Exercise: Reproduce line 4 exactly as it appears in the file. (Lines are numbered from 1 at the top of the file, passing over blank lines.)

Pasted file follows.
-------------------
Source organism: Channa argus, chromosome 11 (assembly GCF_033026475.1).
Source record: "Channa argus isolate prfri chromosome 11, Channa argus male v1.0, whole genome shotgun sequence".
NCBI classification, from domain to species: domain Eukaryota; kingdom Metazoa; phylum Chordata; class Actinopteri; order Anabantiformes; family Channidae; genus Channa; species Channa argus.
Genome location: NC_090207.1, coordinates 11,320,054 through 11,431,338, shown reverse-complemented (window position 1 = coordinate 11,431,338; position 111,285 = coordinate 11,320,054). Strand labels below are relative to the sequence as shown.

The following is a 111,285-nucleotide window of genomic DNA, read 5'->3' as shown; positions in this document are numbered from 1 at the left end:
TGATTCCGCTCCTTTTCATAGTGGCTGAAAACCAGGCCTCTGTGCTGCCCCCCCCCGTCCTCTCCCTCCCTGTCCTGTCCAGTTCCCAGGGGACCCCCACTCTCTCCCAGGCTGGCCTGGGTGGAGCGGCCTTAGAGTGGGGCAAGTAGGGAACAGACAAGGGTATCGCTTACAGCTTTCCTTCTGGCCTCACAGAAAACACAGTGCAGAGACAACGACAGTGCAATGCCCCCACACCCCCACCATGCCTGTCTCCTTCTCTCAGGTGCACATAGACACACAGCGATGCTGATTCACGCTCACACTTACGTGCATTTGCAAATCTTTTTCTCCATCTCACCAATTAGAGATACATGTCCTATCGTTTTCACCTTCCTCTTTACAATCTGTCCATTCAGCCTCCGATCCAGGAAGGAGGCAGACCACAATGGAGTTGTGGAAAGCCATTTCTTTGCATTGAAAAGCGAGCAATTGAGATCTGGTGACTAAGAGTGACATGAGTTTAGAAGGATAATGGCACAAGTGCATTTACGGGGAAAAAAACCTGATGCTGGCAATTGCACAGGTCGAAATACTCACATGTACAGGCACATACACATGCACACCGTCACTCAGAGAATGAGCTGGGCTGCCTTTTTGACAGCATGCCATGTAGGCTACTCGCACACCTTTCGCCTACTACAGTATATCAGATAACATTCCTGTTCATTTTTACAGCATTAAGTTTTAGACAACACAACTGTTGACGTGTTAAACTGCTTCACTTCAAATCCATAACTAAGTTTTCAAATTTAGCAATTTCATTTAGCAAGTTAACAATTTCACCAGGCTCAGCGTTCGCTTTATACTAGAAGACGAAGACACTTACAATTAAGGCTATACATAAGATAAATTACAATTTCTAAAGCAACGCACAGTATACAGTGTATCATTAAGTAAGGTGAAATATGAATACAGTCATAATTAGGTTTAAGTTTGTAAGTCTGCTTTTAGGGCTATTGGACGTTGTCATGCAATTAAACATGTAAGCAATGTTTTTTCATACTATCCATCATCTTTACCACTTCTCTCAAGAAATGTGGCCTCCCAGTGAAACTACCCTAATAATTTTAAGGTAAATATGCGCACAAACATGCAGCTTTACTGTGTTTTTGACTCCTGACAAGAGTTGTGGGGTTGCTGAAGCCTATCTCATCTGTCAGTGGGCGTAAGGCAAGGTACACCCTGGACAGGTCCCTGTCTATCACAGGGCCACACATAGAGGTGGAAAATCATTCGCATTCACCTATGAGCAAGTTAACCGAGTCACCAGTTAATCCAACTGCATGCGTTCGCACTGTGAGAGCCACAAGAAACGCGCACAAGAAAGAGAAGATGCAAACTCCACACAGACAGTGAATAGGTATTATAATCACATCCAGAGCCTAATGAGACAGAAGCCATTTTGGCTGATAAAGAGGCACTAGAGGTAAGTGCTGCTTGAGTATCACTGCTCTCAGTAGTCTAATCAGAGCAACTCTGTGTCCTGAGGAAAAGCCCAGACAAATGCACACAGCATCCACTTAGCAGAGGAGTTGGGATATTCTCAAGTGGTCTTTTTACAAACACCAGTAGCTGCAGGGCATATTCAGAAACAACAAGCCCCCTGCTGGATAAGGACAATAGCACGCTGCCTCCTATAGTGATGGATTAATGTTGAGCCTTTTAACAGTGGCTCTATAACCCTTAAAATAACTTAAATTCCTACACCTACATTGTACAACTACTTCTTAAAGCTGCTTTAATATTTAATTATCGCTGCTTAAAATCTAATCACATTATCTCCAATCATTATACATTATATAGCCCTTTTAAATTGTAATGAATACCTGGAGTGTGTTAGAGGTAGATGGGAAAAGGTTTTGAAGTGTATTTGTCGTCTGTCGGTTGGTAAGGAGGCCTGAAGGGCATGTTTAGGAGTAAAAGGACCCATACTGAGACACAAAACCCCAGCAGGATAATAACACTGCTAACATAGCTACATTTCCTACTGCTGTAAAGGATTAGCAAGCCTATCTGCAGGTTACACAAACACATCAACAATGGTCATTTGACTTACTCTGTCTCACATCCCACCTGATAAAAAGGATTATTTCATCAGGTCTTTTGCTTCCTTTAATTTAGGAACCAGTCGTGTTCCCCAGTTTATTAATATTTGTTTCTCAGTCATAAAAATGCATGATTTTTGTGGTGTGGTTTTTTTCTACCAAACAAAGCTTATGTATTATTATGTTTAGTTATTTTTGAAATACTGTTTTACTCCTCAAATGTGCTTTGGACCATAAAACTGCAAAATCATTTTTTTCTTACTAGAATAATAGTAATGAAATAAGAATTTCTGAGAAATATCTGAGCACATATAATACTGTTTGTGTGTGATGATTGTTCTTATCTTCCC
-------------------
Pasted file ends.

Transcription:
Genome location: NC_090207.1, coordinates 11,320,054 through 11,431,338, shown reverse-complemented (window position 1 = coordinate 11,431,338; position 111,285 = coordinate 11,320,054). Strand labels below are relative to the sequence as shown.